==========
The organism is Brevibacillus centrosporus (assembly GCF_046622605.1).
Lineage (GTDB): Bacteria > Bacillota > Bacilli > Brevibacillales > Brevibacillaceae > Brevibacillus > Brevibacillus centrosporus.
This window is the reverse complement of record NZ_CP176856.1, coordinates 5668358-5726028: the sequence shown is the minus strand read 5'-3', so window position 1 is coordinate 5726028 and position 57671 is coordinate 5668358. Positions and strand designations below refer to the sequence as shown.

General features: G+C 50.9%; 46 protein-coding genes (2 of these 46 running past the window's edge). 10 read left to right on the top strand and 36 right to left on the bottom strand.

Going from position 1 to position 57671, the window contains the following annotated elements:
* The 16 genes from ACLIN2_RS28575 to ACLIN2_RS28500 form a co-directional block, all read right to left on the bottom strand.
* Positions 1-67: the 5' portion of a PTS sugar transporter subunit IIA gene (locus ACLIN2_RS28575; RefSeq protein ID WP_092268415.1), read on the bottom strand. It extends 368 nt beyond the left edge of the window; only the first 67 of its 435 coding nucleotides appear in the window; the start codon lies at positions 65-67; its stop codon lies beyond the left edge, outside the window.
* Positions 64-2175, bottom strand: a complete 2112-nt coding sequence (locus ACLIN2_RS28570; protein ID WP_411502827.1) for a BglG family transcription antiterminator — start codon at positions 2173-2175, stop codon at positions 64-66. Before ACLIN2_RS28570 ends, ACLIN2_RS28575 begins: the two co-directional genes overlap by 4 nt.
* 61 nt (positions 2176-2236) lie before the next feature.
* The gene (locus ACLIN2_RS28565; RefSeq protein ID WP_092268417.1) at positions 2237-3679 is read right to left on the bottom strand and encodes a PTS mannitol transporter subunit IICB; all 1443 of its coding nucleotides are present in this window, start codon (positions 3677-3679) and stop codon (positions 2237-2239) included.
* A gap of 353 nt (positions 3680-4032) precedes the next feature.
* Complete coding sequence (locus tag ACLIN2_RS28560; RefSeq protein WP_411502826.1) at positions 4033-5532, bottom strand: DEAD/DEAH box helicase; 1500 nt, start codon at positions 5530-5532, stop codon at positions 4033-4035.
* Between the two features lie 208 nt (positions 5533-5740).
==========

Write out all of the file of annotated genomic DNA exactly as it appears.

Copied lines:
The organism is Brevibacillus centrosporus (assembly GCF_046622605.1).
Lineage (GTDB): Bacteria > Bacillota > Bacilli > Brevibacillales > Brevibacillaceae > Brevibacillus > Brevibacillus centrosporus.
This window is the reverse complement of record NZ_CP176856.1, coordinates 5668358-5726028: the sequence shown is the minus strand read 5'-3', so window position 1 is coordinate 5726028 and position 57671 is coordinate 5668358. Positions and strand designations below refer to the sequence as shown.

General features: G+C 50.9%; 46 protein-coding genes (2 of these 46 running past the window's edge). 10 read left to right on the top strand and 36 right to left on the bottom strand.

Going from position 1 to position 57671, the window contains the following annotated elements:
* The 16 genes from ACLIN2_RS28575 to ACLIN2_RS28500 form a co-directional block, all read right to left on the bottom strand.
* Positions 1-67: the 5' portion of a PTS sugar transporter subunit IIA gene (locus ACLIN2_RS28575; RefSeq protein ID WP_092268415.1), read on the bottom strand. It extends 368 nt beyond the left edge of the window; only the first 67 of its 435 coding nucleotides appear in the window; the start codon lies at positions 65-67; its stop codon lies beyond the left edge, outside the window.
* Positions 64-2175, bottom strand: a complete 2112-nt coding sequence (locus ACLIN2_RS28570; protein ID WP_411502827.1) for a BglG family transcription antiterminator — start codon at positions 2173-2175, stop codon at positions 64-66. Before ACLIN2_RS28570 ends, ACLIN2_RS28575 begins: the two co-directional genes overlap by 4 nt.
* 61 nt (positions 2176-2236) lie before the next feature.
* The gene (locus ACLIN2_RS28565; RefSeq protein ID WP_092268417.1) at positions 2237-3679 is read right to left on the bottom strand and encodes a PTS mannitol transporter subunit IICB; all 1443 of its coding nucleotides are present in this window, start codon (positions 3677-3679) and stop codon (positions 2237-2239) included.
* A gap of 353 nt (positions 3680-4032) precedes the next feature.
* Complete coding sequence (locus tag ACLIN2_RS28560; RefSeq protein WP_411502826.1) at positions 4033-5532, bottom strand: DEAD/DEAH box helicase; 1500 nt, start codon at positions 5530-5532, stop codon at positions 4033-4035.
* Between the two features lie 208 nt (positions 5533-5740).